Among the bitter criticism leveled by the Manifesto we can find some accusations made against the current university models on both sides of the Atlantic Ocean:

"Universities have become a copy true to the original decadent societies that strive to offer a pitiful sight proper to advanced age immobility. (...) Our university regime –even the most recent– is anachronistic. It is grounded on a sort of divine law: the divine law connected with lecturers. It comes from itself. It starts to exist and stop existing with it. It keeps deepening the rift. (...) The finished reins of the power that derive from strength do not agree to negotiate with what is claimed by the sense and modern concept of universities nowadays. The crack of the whip can only sign the silence of irresponsible persons and cowards. (...) University youth from Cordoba states that they never thought to question names or employees. They rose up against an administrative regime, against a teaching methodology, against a concept of authority. Public functions were exercised in favor of particular cronies. Plans and regulations were never reformed for fear of offending those who might lose their jobs. The instruction 'you can do the same for me one day' was common knowledge and achieved pre–eminence as university statute. Teaching methodology was marred by a narrow dogmatism contributing to keep university separate from science and modern disciplines. The lessons, hidden behind the repetition of old texts, protected a spirit of routine and submission."

The Argentinean University that Deodoro Roca mentioned 90 years ago was tied to "the old monarchic and monastic domination". The Spanish university that today students dress in banners reading "NO a Bolonia" (No Bologna) seems to have been injured by transnational commercial interests that want to hold it tight, which have also pierced the Congreso Internacional de Educación Superior that took place in May in Cartagena, Colombia. In 1918, the religious feeling inspired by the Compañía de Jesús (Society of Jesus) bounded and gagged university – "strange religion that teaches to despise the honor and look down on the personality. Religion for defeated or slaves", wrote Roca in the Manifesto. At the present moment the World Bank thesis derived from the theory of human capital (stating that "the state should not invest in Higher Education" for "the act of investing in Higher Education is a regressive step") and the World Trade Organization resolution (indicating that Higher Education is something produced to be sold) both pressure into making the university community free expression become weaker.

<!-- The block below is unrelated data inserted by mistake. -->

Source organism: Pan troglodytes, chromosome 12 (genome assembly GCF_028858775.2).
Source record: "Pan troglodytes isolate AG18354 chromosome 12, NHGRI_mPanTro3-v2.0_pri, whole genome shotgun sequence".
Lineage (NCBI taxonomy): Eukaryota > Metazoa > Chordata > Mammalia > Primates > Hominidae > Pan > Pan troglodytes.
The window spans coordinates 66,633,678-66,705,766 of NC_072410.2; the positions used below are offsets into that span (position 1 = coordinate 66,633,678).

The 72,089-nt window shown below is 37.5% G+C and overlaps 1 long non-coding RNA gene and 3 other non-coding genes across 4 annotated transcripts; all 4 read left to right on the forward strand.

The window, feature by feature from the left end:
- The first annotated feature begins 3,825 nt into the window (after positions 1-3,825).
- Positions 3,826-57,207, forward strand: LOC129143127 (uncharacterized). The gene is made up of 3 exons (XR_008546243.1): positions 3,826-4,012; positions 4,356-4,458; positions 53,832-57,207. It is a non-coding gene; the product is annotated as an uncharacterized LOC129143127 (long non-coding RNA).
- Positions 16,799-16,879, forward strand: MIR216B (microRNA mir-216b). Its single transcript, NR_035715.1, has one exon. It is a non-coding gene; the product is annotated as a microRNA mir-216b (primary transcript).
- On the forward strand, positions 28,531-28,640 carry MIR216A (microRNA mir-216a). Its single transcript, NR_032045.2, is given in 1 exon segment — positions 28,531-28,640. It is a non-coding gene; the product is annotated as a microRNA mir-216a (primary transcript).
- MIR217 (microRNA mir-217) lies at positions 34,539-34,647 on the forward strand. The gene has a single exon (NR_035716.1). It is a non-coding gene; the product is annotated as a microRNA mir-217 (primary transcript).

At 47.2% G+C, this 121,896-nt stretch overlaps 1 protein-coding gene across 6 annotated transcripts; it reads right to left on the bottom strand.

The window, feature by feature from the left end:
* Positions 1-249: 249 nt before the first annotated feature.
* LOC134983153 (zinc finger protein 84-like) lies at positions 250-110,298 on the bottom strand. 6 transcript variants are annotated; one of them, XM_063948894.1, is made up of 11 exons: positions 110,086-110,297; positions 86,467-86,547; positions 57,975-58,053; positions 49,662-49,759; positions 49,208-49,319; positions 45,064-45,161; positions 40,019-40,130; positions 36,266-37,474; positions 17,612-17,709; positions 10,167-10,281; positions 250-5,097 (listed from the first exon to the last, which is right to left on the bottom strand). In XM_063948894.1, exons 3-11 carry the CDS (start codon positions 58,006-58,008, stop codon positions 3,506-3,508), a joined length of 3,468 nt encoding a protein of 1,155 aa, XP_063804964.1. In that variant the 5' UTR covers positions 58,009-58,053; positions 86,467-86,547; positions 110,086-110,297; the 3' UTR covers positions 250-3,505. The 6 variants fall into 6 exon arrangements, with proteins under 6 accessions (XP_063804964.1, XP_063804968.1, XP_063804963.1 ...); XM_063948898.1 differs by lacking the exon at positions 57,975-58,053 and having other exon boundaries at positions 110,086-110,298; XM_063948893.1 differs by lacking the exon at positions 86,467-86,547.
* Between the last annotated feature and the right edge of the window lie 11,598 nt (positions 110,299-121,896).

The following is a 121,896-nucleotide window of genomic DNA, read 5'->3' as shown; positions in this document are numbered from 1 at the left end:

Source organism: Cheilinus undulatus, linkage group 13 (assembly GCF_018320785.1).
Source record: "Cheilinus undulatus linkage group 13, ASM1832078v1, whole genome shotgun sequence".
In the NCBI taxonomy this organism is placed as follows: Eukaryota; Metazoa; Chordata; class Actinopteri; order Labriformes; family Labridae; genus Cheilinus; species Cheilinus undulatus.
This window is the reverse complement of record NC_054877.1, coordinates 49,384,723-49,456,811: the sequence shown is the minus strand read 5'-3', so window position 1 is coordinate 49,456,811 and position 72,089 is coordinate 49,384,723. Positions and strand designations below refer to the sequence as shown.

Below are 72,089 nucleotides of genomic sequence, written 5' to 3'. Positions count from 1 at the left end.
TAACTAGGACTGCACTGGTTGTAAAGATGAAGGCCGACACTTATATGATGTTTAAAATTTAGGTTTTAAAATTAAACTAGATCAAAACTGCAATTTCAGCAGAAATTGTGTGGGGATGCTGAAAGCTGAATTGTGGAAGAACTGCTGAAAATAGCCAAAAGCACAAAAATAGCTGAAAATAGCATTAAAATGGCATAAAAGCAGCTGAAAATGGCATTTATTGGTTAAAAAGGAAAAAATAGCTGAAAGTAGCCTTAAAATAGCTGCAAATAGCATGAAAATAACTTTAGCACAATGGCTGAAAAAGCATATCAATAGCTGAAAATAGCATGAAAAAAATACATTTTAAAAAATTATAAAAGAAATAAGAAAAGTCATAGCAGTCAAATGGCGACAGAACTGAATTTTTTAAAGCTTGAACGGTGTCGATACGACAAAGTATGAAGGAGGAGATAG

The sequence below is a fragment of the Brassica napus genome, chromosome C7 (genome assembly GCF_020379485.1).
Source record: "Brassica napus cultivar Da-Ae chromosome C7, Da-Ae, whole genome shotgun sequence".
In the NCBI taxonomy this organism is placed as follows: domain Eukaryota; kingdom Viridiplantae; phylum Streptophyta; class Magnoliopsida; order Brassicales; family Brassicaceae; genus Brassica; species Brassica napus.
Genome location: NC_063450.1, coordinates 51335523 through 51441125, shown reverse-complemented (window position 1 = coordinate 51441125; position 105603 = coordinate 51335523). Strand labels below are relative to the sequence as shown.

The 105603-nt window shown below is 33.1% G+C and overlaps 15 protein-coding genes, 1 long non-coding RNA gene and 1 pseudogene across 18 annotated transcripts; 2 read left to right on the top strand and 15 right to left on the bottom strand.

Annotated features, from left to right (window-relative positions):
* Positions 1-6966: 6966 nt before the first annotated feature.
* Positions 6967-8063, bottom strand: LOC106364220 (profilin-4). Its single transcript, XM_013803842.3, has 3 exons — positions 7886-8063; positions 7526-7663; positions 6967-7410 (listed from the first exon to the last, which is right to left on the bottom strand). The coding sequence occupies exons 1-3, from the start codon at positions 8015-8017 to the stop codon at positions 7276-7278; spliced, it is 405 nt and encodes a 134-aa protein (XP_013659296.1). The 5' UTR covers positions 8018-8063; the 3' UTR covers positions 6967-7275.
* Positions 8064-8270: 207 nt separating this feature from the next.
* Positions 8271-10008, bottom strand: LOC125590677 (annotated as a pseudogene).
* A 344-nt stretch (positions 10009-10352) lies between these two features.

It seems to us that little progress has been made if the place occupied by religious persons 90 years ago is now taken up by modern economists... Maybe it is a good idea to discuss and promote 2008 education laws in the light of the 1918 reformist principles. At that time it was claimed that universities should act independently of government. Today it would be desirable that they also acted independently of international market, companies, WTO, WB... It continues being good practice that the university main characters, that is, teaching staff, students and graduates keep its management in their hands. It would be worth supporting free public education. And to improve outreach activities: university, its community and its knowledge should not be indifferent to society problems and social debates, on the contrary, university should play an important role in them. No doubt, it is necessary to defend teaching freedom and to update periodically the teaching staff, and to connect teaching with doing research. If 90 years ago a sort of Latin American Unity was proposed, why cannot we reformulate the European Space of Higher Education without confusing convergence with a single way of thinking, doing and saying things, without putting aside diversity and acknowledging difficulties, pressures, errors and failures in order to share and discuss new proposals?